Starr goes on to describe how, at the end of the 19th century, classical liberalism became "modern democratic liberalism." This phase of liberalism ushered in with the Progressive Movement. The reach of government expanded and continued to expand during the 20th century with the New Deal and the Great Society programs. The goal of the so-called Liberal Project was to make society more egalitarian through activist government. This was done by income redistribution, extending rights to women and blacks (rights were by definition universal but not in practice), and by "deregulting private life" (namely artistic and sexual liberation).
There was a consevative backlash against this unprecedented government intrusion into the economic and private life. Conservatives sought to preserve the status quo, to "stand athwart history." Eventually, however, conservatives came to accept the civil rights movement and certain forms of freedom of expression, though they still have a problem with income redistribution.
The crux of Starr's argument is that liberalism believes that an activist government is needed to further individual liberty. Conservatives, on the other hand, believe that liberty can best be achieved when government gets out of the way. This is the central back and forth of the liberal/conservative divide, someday they might realize that they are both right. Take capitalism, for example. Capitalism unregulated or laissez faire would lead naturally to monopolitistic practices. Liberals can come in with regulatory rules to keep markets competative, but not to many rules as to stifle growth, and so on. It's a question of balance.
Today conservatism is going through an identity crisis, it is displaying all the excesses of the liberalism of the the 1960s and 70s. The Bush administration has expanded government spending - homeland security, prescription drug benefits - not seen since the Johnson administration. They are borrow and spend conservatives, rather than tax and spend liberals. Borrowing is actually a more expensive and dishonest way to finance social programs. It has actually gotten to a point where neither liberals nor conservatives can muster the political will to stop the inexorable growth of government. It would be good for both camps to pick up a copy of this book to become reacquainted with their historical origins.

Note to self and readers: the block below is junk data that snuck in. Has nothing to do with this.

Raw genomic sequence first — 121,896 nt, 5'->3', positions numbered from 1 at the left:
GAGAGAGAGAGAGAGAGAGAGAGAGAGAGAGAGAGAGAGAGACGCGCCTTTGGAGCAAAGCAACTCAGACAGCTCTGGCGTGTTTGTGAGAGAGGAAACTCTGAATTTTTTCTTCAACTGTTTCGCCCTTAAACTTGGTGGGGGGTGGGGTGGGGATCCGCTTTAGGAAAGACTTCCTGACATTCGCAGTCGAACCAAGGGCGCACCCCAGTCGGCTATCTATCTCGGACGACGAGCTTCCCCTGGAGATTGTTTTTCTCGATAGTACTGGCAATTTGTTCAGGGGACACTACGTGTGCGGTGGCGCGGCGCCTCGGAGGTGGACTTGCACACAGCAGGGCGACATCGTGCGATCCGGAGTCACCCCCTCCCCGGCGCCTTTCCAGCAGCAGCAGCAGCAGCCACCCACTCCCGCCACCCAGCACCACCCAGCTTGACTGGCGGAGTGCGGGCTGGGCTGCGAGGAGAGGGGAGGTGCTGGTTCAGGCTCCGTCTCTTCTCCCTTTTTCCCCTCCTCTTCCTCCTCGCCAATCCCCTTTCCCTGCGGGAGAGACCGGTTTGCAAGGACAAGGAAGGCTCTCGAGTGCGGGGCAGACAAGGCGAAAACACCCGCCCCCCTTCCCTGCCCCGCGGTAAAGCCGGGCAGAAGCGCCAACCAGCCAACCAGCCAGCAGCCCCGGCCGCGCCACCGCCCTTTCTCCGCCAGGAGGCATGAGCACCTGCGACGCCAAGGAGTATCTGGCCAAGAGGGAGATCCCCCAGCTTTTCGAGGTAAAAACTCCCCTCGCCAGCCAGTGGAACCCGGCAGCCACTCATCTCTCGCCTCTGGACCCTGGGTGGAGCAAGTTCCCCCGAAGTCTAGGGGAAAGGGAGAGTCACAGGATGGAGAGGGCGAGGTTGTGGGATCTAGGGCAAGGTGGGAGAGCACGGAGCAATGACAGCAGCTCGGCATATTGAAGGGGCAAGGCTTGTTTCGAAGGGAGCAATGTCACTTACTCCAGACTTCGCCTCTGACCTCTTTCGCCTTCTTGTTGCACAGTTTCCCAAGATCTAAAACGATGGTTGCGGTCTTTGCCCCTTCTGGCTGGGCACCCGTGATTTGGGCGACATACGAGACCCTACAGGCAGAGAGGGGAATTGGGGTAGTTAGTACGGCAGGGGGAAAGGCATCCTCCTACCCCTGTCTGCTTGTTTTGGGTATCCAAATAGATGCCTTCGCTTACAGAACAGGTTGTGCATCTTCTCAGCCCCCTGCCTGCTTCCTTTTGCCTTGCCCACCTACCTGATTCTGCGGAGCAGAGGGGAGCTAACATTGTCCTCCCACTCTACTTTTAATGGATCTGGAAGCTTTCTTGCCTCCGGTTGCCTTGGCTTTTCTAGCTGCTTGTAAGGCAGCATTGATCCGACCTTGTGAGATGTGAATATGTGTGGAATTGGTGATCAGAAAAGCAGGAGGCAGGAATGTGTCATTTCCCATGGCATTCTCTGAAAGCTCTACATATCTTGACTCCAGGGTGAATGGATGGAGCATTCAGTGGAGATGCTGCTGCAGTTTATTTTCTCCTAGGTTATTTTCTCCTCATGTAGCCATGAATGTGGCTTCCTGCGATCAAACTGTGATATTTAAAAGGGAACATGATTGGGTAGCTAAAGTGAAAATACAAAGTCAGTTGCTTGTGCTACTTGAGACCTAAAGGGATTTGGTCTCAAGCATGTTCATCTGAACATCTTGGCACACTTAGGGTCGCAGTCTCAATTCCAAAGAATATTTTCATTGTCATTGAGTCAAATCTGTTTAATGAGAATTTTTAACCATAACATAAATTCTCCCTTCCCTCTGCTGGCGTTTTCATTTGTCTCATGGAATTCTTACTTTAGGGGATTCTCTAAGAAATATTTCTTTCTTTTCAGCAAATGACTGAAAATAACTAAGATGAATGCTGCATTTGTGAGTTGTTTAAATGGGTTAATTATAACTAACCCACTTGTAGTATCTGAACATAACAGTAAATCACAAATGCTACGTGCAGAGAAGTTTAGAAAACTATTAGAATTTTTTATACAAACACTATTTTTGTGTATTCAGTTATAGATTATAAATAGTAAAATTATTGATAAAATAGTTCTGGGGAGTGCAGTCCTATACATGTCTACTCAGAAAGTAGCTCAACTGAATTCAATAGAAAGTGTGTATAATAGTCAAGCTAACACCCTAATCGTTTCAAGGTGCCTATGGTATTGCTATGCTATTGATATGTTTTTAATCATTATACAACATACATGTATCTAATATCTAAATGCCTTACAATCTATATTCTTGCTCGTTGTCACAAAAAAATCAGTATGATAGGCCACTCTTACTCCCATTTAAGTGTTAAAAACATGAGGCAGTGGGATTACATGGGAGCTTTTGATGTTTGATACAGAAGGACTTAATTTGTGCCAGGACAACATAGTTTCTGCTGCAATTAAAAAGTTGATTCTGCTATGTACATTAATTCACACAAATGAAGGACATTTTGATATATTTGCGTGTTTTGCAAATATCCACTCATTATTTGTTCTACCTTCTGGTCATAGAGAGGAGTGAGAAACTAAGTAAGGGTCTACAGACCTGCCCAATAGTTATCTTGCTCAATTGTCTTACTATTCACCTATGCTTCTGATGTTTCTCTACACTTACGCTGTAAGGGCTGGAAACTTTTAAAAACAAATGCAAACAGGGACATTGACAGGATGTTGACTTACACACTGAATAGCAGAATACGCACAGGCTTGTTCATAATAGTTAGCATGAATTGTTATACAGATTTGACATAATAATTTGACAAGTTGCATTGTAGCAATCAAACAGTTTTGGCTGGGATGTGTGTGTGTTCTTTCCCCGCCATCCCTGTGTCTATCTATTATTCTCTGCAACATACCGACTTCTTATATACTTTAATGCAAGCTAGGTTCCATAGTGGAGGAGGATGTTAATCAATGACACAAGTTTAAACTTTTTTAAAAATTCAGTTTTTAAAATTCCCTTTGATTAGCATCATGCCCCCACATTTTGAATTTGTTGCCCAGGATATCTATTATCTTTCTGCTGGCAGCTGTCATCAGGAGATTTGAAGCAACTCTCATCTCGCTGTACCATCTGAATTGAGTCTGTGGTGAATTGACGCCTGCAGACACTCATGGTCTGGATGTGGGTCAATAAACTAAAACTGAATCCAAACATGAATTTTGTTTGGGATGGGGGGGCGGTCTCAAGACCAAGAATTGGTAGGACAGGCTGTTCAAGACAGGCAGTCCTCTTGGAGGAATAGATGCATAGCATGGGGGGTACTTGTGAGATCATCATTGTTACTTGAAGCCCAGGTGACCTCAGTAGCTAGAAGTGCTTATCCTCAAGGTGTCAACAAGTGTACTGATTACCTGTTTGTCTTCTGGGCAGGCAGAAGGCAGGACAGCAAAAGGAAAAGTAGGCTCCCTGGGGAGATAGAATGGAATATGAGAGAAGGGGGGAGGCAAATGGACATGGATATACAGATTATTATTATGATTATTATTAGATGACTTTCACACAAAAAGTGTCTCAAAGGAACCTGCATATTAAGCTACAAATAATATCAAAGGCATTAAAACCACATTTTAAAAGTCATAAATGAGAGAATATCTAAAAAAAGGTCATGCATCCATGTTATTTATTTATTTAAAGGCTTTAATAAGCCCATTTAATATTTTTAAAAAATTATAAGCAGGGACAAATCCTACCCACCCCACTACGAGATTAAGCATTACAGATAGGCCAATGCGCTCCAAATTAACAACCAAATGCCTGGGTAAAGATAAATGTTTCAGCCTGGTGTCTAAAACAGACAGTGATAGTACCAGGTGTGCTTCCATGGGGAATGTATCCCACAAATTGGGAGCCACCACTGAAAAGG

Starr wrote this book because "there was no cogent, concise, accessible, and up-to-date account of the liberal project." (p. x) Starr overall perspective is to illustrate the continuity between classical liberalism, with its stress on individual freedom, private property, limited state, and market competition (Starr calls this constitutional liberalism), and contemporary American Liberalism (I'll write it with a capital L to distinguish it from the classical variant), with its egalitarian objectives and support for extensive state intervention in ameliorating the vicissitudes of the capitalist marketplace (Starr calls this modern democratic liberalism). The link for Starr is that the freedom for self-realization cherished in classical liberal thought can be realized in modern society only with a powerful state that offers a relatively level playing-field---something not guaranteed by classical liberal institutions. Modern Liberalism, says Starr, is the application of classical liberal principles to modern social conditions and a heightened presence of democratic institutions.